(Wall Street Journal) The U.S. energy trade has been in the news often recently, with questions such as whether industry will be allowed to send oil overseas or import it via a certain pipeline from Canada.
Seemingly forgotten is the historic milestone that will occur early next year when a tanker for the first time ever sets sail from the U.S. lower 48 to deliver liquefied natural gas (LNG) to the global market. Supporters will tout the economic benefits, while opponents will revisit concerns about environmental and manufacturing impacts. Lost in this rhetorical battle is the view from overseas, and the significant geopolitical impacts that U.S. LNG will have.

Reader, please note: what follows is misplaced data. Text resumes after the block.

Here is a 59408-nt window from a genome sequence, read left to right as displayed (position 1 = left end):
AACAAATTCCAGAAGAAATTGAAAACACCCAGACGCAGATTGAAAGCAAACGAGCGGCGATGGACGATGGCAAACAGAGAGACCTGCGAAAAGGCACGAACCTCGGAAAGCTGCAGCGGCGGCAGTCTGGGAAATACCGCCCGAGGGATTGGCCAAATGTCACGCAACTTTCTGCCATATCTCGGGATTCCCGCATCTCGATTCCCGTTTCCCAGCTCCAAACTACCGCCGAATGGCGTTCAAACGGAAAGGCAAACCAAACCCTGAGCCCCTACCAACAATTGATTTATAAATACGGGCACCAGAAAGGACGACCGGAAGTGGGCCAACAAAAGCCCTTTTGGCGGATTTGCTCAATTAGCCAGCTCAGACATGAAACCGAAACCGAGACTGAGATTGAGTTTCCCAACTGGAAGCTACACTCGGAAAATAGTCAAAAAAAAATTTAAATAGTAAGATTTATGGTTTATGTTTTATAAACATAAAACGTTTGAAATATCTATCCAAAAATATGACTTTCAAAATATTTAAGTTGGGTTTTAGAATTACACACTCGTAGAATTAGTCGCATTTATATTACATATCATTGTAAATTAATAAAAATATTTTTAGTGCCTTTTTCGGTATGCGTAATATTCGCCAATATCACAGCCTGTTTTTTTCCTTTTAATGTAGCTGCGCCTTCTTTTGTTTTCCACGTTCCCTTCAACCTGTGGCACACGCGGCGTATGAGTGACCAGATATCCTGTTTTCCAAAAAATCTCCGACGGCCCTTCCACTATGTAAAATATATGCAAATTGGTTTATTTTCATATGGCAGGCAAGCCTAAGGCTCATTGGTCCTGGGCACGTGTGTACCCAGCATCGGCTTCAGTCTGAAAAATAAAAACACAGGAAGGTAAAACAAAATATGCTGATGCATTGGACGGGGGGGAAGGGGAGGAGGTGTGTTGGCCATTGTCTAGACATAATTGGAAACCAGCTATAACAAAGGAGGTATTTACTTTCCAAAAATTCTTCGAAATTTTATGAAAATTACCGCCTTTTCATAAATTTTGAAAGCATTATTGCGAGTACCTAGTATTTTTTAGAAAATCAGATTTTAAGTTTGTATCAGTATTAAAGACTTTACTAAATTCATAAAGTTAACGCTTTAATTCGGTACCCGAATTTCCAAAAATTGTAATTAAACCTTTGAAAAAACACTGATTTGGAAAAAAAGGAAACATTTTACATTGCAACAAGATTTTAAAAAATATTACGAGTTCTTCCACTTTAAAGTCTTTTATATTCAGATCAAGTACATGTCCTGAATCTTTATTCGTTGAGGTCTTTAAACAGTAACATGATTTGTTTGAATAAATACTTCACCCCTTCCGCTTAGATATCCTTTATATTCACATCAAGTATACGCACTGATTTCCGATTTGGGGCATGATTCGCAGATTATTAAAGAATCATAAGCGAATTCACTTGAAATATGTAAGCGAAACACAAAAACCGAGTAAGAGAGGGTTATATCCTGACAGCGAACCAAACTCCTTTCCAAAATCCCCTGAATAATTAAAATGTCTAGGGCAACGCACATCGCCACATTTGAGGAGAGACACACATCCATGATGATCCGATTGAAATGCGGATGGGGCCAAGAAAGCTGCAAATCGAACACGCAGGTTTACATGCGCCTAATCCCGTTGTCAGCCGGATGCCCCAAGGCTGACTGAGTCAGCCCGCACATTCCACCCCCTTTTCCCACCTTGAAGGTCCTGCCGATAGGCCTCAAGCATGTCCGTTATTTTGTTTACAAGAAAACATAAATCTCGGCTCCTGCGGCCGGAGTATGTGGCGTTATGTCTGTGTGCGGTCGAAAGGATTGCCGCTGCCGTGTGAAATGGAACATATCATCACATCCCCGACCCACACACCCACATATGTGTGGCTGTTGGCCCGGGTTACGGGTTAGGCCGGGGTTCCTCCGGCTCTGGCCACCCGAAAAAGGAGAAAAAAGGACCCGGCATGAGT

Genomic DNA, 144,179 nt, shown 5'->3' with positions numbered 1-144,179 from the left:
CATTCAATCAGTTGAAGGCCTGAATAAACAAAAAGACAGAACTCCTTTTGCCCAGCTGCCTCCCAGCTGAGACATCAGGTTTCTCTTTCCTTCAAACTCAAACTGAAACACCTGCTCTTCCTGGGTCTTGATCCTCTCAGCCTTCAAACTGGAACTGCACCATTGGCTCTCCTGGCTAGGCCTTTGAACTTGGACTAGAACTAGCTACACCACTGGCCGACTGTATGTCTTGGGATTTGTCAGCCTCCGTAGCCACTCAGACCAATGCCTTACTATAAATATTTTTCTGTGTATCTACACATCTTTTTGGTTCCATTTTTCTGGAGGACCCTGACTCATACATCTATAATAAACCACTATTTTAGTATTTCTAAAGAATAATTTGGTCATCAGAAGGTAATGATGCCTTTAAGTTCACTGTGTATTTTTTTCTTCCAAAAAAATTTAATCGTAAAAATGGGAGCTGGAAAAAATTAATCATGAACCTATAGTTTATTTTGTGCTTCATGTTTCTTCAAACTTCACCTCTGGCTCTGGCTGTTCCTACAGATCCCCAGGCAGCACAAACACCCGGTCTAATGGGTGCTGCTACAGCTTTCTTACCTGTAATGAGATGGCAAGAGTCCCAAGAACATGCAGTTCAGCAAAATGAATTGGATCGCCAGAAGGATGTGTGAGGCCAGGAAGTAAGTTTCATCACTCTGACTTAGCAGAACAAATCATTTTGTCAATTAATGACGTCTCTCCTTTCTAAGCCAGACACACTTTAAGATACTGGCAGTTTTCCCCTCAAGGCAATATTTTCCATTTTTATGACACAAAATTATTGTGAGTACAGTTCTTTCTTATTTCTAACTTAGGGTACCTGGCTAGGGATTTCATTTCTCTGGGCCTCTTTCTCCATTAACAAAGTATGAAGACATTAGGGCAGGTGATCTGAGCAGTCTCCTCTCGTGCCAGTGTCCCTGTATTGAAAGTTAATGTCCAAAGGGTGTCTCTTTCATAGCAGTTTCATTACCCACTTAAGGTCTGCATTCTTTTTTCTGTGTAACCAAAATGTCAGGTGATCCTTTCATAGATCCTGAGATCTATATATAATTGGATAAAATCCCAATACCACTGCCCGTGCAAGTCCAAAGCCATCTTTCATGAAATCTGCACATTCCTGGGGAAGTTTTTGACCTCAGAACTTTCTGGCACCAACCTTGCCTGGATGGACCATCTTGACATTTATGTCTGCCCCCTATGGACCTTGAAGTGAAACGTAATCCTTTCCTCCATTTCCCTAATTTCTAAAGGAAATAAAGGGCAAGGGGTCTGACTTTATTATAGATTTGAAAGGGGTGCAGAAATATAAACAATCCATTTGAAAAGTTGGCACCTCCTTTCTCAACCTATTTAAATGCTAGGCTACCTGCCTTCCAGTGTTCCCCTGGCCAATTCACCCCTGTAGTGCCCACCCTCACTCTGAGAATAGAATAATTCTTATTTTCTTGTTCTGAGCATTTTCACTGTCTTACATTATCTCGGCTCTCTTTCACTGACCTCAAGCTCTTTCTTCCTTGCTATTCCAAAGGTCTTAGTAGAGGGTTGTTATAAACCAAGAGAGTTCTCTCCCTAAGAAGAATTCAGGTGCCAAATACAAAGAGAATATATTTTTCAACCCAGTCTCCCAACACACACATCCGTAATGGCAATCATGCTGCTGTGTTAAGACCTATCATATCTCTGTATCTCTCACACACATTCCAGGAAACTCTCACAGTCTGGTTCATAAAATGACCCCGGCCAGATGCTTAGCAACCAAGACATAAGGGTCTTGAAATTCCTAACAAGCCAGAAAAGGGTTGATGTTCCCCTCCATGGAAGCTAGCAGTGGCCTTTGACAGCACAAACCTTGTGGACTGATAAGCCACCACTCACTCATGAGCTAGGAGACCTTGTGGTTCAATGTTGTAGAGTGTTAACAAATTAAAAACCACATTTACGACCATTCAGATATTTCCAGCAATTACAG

Exporting U.S. LNG represents a stunning turnaround from the energy outlook just a decade ago. In 2005, it was projected that in 2015 the U.S. would be importing 25% of our daily gas use—a volume nearly twice what Qatar, the world’s largest LNG exporter, puts on the market today. Instead, we will now be a net gas exporter by 2017.
By 2020, the volume of global LNG trade will rise almost 50%, with the U.S. and Australia responsible for nearly all of the increase.
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